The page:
The late artist's works can be seen in exhibits across the country from New York City's Tilton Gallery to LACMA and the California African American Museum, where he was honored in 2011 alongside actor Sidney Poitier.
"He's an icon of black history," daughter Tami Outterbridge said.
His works of art are known to highlight social and political issues of the times and encourage ongoing dialogue to challenge them.
Outterbridge's own story began in North Carolina, back in 1933.
"He grew up in a very beautiful creative environment that some would have said was a junkyard," Tami explained.
Outterbridge grew up watching his father repurpose old machine parts to sell and trade.
He later dedicated a piece of artwork to each of his parents.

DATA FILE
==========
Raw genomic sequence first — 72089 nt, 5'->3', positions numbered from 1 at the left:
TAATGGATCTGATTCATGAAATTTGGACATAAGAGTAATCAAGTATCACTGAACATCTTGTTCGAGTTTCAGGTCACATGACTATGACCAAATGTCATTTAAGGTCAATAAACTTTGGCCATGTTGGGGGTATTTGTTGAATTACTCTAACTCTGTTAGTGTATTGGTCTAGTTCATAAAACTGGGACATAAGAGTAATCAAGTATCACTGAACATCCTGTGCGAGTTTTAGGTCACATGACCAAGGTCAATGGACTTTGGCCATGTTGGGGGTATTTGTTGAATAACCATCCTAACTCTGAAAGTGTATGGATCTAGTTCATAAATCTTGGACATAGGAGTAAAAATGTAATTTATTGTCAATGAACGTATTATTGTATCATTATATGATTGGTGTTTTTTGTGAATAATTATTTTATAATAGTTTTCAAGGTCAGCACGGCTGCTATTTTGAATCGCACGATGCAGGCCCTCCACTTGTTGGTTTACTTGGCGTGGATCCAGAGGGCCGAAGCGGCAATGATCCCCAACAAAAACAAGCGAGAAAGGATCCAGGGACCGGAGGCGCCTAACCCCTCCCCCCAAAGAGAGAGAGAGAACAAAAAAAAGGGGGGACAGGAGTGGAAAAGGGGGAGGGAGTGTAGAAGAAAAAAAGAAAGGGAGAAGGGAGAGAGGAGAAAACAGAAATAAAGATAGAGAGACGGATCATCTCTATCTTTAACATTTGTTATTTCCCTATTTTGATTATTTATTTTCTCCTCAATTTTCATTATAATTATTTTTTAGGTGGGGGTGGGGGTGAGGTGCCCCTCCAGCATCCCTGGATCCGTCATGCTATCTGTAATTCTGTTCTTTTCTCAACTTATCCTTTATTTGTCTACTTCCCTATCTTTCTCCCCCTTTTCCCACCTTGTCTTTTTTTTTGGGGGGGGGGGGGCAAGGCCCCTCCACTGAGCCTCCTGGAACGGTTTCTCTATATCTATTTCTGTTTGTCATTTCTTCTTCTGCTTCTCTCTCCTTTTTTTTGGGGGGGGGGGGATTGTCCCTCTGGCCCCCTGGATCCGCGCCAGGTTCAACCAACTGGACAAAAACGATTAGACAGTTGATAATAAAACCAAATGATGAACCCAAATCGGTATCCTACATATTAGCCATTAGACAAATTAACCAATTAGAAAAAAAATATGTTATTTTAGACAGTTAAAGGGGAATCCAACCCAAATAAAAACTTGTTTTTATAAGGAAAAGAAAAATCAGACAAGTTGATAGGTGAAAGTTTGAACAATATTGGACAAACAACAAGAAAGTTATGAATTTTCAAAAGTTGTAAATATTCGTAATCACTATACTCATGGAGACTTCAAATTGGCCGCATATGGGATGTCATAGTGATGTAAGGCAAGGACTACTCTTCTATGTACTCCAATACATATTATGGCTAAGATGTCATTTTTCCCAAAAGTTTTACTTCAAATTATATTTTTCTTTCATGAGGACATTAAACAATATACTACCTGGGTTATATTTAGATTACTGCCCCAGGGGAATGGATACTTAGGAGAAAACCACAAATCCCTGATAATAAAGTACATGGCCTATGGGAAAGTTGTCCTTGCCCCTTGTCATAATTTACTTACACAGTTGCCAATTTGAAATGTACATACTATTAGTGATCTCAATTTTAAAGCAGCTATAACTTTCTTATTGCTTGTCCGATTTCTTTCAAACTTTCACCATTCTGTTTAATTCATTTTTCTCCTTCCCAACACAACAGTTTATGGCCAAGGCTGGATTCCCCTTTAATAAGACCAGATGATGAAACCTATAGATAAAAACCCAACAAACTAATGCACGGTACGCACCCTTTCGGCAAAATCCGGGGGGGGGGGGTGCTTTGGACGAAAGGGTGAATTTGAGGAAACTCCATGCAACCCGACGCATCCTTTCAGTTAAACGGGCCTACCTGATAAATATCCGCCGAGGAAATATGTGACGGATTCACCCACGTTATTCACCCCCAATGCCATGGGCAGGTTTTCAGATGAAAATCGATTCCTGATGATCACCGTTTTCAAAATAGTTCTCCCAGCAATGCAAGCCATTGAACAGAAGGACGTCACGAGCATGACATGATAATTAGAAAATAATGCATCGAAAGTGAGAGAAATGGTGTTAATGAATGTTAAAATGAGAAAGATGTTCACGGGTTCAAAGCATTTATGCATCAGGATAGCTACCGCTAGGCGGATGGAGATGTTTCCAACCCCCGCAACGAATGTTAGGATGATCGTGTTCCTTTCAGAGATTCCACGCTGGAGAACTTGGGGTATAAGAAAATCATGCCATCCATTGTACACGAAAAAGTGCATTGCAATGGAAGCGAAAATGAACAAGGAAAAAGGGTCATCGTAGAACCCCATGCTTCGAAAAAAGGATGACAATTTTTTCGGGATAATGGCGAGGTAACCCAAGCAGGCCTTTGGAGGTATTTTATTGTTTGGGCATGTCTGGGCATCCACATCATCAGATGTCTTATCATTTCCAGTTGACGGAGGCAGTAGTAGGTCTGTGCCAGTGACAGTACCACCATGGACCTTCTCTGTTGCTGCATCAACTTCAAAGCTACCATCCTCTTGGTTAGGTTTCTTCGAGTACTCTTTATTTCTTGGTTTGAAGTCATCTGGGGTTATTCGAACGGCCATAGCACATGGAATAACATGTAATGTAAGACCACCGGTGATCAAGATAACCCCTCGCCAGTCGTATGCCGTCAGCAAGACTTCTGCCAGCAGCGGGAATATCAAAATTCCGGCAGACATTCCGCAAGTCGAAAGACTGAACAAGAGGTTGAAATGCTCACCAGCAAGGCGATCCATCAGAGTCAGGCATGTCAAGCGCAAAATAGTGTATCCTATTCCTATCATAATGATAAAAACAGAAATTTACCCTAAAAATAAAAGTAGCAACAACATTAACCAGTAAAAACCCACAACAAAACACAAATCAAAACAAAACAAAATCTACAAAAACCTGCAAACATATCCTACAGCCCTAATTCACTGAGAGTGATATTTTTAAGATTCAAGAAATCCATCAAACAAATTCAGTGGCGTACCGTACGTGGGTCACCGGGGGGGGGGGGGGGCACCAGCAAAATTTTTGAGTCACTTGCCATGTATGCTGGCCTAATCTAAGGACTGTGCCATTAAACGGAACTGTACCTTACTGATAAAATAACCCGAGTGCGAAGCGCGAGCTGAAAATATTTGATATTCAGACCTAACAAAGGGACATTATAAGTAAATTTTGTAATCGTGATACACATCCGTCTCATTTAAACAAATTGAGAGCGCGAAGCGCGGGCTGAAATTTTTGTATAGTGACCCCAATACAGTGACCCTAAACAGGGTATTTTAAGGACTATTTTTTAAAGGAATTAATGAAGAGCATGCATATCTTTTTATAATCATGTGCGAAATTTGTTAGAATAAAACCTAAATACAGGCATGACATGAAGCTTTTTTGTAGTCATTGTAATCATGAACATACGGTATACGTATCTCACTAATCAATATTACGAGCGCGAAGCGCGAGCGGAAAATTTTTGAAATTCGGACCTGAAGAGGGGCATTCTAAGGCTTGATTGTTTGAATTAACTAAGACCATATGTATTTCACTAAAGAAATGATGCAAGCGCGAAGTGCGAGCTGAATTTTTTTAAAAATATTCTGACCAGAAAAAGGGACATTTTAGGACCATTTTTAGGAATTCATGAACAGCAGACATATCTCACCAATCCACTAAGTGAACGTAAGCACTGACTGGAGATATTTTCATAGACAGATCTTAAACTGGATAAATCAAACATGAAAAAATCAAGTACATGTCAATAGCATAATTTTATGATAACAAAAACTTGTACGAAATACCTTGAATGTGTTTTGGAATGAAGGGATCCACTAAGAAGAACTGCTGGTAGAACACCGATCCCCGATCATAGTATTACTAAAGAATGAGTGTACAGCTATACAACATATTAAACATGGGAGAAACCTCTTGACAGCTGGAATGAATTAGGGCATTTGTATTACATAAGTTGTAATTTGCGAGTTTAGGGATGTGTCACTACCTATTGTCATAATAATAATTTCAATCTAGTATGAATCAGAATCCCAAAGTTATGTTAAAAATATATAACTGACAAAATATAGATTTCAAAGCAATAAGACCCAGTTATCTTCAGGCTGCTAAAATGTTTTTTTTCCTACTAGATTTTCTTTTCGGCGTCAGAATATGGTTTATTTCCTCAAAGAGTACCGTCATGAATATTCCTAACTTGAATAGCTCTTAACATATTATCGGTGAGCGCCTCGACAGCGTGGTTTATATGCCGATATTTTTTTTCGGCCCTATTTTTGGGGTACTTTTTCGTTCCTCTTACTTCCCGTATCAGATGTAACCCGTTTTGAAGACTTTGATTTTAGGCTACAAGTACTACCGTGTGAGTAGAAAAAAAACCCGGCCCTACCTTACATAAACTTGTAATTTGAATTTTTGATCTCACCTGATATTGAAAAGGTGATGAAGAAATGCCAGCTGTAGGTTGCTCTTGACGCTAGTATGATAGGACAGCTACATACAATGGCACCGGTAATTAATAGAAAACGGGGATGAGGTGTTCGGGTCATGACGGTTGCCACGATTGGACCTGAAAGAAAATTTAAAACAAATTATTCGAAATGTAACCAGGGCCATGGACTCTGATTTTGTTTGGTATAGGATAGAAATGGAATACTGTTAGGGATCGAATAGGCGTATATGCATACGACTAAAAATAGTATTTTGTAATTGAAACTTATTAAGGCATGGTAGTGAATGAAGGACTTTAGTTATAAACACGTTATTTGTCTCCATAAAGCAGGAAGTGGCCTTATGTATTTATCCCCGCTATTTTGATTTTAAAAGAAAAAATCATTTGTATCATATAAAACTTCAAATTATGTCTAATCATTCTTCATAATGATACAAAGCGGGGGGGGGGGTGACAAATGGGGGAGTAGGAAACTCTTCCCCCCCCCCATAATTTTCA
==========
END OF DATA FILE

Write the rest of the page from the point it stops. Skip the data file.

It was those early years when his love for mixed media blossomed. Outterbridge moved to LA in the early 1960s and quickly found a community of black artists.
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He would become a pillar of the assemblage arts movement, using found objects, passed off materials others viewed as junk, to make masterpieces.
"He describes the time period of the 60s as being a time when he learned that art was not just for his self expression, but that he could use it as a tool to begin to hold America accountable for what America said it wanted to be," Tami said.
From 1975 to 1992 Outterbridge served as the director of Watts Towers Arts Center.
He was also passionate about exposing children to art and worked to increase art funding in schools.
Outterbridge believed through art and education, real change can be achieved.
"Those stories that he was telling about African Americans and our common experiences, our tapestry, our history, will be with us for generations to come," his daughter explained.
John Outterbridge passed away in November at the age of 87.
Correction: A previous version of this report misstated the month in which John Outterbridge died. The article has been updated.